On December 9, the world marked International Anti-Corruption Day. For Russia, this is something of a professional holiday, as it has found itself in an unenviable position in numerous anti-corruption ratings in the past few years.
Yelena Panfilova, General Director of the Center for Anti-Corruption Research and Initiative of Transparency International Russia and a member of the Presidential Council for Civil Society Institutions and Human Rights
Over the past three to four years, the Russian government has focused attention on fighting bribery. The government should use International Anti-Corruption Day as an opportunity to talk about its successful anti-graft measures and highlight its achievements. At the very least, it should mark, if not celebrate, this day.
In reality, we have a long list of anti-corruption measures that have not been implemented. Tougher anti-corruption legislation has been passed. Regulatory documents stipulating external and internal control over the activity of public officials have been issued. Russia has joined the Anti-Bribery Convention of the Organization for Economic Cooperation and Development (OECD).
It appears that quite a lot has been accomplished. But professionals, people in the corridors of power, and ordinary citizens, whom we talk to most often, see no cause for celebration.
This can be explained by two reasons.
First reason: Poor enforcement
Russia’s government institutions have failed to summon sufficient strength or courage to start using all of the regulatory instruments provided by the legislative battle against corruption, applying the law even-handedly and without exception.
Some may argue that the legislation is still quite new and is, in fact, insufficient for such a huge problem like corruption. However, ordinary people focus on what’s going on in real life. They read newspapers and watch TV. And what do they see? As of December 2011, they are still seeking answers to questions that have been at the center of the national discussion in the past 12 months.
The people want to know about the Daimler case – how the corporation could be punished for paying a bribe, while no Russian official was found who accepted it.
The people want to know about the Magnitsky case and many others like it. We want to know about the actions of the individuals suspected of complicity in the lawyer’s death and in the embezzlement he blew the whistle on. What is the legal assessment of their actions? But once again all we get is baffling, incomprehensible silence.
Analyzing the so-called gambling case involving prosecutors from the Moscow Region can lead you to the brink of insanity. The prime suspect in the case appears to have been allowed to escape.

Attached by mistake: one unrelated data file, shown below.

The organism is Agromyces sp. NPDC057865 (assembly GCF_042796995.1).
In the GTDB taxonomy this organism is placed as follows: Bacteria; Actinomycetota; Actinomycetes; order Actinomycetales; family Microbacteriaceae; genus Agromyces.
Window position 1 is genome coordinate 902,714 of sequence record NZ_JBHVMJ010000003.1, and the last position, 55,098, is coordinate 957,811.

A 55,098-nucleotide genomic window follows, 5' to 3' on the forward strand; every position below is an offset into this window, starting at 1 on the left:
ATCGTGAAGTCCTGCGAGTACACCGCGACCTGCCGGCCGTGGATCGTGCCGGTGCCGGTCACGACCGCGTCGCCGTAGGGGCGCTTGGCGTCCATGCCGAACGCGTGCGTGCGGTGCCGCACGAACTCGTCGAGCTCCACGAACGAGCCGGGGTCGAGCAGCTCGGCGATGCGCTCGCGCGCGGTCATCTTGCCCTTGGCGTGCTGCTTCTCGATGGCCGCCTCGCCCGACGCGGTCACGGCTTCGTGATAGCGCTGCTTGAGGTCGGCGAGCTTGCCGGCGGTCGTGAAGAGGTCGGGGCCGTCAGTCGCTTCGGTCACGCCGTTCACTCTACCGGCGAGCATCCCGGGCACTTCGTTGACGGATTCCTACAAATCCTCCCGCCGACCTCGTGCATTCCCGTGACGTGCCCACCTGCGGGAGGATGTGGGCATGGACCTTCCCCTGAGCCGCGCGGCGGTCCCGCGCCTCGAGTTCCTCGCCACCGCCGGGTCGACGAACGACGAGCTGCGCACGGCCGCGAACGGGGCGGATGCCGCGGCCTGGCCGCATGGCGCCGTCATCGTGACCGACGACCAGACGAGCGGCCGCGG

Consequently, people increasingly suspect that the corruption-riddled system is only good at defending itself. Those government institutions are reluctant to clamp down on corruption and turn in their cronies.
All this leaves one feeling like a child with a beautifully wrapped present, which, when opened, reveals itself to be nothing more than an empty box.
This is the situation in which Russia marked International Anti-Corruption Day.
Second reason: Political corruption
International Anti-Corruption Day this year came during the aftermath of Russia’s parliamentary elections. Although the winners and their supporters are happy, some are not.
No matter how we view these processes, we must not forget that corruption is not a monolith. It can be subdivided into four categories: domestic, administrative, large-scale and political corruption. Most countries view bribing voters, misusing federal funds during the election campaign in favor of the party in power, and violations in the vote-counting process as political corruption. What it amounts to is the abusing of public and administrative resources during a campaign in order to achieve personal or collective political goals – simply put, to remain in power.
We are now witnessing ordinary citizens, not politicians or opposition members, voicing their complaints. In this case, the emptiness in that beautifully wrapped present is created by the resentment caused by political corruption.
Just like in the first case, this resentment will continue to grow until the government answers these questions about whether there were large-scale violations during the latest elections, whether they were rigged, whether officials’ statements in support of one party without mentioning others were legal, and whether it was legal to campaign at schools and outpatient clinics.
The government must answer the main question in society: did this all happen or not? If the answer is “yes,” then the government should say what it intends to do about it. This would be the best way to mark International Anti-Corruption Day.
We’ll wait for the answers. We’re used to waiting.